Dr. Justin Barrett, professor and director of Fuller’s Thrive Center for Human Development, spoke at North Atlantic Treaty Organization headquarters in Brussels, Belgium last week as part of a briefing for a research project which brings together the work of military experts and social scientists to advise some of NATO’s future activities. This was Barrett’s fourth meeting as part of the project.
The October 10, 2013 briefing on the topic of “Human Aspects of the Operational Environment” was the capstone event of a multi-year research project initiated by NATO’s Human Intelligence Centre of Excellence in Oradea, Romania. The project was in response to NATO leaders who recognized future activities would largely be security-stability operations in partnership with local populations instead of invasion-conquest operations, Barrett explained.
The main aim of the project is to encourage NATO decision-makers to better understand and cooperate with local populations so that traditional use of military force to kill and destroy can be minimized. As a result, the Human Intelligence Centre of Excellence reached out to military experts and social scientists to collaborate on a report and resource document.
“I was persuaded to participate because I saw an opportunity to save lives of civilians and oursoldiers, and to improve peacemaking strategies,” said Barrett, who was recruited to the project while he was a faculty member at the University of Oxford. “I am cautiously optimistic that this project will make positive differences around the world in the decades to come.”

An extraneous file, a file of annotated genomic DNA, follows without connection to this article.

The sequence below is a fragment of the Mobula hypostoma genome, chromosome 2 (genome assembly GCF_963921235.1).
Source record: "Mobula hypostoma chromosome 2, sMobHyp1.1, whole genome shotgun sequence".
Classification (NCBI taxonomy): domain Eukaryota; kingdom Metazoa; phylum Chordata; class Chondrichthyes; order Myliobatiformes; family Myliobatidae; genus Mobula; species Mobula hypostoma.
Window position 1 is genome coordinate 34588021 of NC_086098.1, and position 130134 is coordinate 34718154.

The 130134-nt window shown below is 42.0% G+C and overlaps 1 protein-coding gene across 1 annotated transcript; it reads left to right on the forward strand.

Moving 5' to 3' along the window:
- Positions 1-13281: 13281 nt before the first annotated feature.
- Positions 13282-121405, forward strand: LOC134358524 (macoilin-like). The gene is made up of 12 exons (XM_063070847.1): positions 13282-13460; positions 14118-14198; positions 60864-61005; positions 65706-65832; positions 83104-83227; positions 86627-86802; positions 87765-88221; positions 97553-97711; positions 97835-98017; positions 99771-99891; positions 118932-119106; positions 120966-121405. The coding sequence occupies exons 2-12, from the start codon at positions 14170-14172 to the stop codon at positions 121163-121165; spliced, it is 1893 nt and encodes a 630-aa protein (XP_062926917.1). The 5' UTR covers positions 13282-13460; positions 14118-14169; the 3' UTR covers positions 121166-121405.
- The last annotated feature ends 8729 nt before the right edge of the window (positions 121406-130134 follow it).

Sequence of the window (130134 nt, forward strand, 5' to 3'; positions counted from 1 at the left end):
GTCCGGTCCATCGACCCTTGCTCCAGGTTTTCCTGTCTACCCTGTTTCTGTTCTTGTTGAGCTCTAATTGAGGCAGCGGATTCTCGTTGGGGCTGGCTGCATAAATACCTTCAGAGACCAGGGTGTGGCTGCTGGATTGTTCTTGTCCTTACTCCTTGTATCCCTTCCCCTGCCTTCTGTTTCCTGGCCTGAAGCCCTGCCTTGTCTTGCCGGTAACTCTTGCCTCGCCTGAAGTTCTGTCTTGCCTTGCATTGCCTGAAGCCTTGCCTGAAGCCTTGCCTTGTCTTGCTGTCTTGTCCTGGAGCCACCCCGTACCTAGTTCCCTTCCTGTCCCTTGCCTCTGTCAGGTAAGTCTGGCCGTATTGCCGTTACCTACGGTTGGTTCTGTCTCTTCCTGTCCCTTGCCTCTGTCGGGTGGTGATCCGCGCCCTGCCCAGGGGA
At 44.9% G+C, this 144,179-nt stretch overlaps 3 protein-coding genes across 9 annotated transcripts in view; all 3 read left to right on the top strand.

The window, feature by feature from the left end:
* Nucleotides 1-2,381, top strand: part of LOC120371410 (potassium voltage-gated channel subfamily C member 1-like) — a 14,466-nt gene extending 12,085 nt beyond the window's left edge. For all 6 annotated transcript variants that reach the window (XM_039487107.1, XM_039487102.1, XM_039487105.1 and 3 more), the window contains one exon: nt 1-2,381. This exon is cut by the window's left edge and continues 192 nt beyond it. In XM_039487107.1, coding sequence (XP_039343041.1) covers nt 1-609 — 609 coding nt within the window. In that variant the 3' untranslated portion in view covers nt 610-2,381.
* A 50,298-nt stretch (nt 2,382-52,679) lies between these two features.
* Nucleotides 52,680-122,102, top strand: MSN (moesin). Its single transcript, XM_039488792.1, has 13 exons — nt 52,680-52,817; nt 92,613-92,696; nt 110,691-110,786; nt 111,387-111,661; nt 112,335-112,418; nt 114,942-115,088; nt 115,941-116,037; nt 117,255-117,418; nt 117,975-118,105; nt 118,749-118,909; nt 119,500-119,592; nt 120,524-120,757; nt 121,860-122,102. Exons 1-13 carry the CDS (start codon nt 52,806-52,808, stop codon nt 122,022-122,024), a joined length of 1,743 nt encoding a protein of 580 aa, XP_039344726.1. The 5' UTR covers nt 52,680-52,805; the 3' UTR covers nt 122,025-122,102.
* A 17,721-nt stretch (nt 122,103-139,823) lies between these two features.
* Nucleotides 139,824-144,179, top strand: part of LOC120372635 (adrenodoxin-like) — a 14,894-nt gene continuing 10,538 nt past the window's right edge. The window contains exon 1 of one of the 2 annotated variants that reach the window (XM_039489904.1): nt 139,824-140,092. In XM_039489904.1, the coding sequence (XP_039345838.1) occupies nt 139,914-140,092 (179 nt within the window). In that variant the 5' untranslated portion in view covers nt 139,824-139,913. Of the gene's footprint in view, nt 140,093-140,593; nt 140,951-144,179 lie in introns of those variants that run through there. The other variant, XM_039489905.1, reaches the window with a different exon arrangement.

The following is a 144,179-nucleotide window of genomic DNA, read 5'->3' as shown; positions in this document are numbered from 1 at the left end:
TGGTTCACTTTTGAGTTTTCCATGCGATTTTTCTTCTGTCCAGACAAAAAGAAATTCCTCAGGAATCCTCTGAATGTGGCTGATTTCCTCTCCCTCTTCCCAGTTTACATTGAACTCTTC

Barrett, who is regarded as one of the founders of the cognitive science of religion field and is researching cognitive approaches to the study of culture and archaeology, served as the leader for a research panel concerning the basic drivers and motivators of human action. The resulting paper included contributions from Fuller students Christian Keys, Matthew Jarvinen, and Ross Lisman, and explored the subject of fundamental physiological and psychological needs, and how they are shaped by social, moral, and religious dynamics. The paper was then combined with six others into a resource document for NATO leaders.
Barrett noted that the work done on the project also resounds with the mission of Fuller’s Thrive Center, which serves to identify what allows young people to develop into thriving adults, and translates that research into tangible resources.
“We have tried to persuade NATO leaders that security goes beyond physical safety and includes promoting an environment that allows for basic social, religious, and moral expression, as well as biological needs,” Barrett said. “In short, if people do not have space to thrive, they aren’t truly ‘secure’. And the thriving of young people is at major risk in traditional warfare, whether they are violence-produced orphans or 19-year-old soldiers.”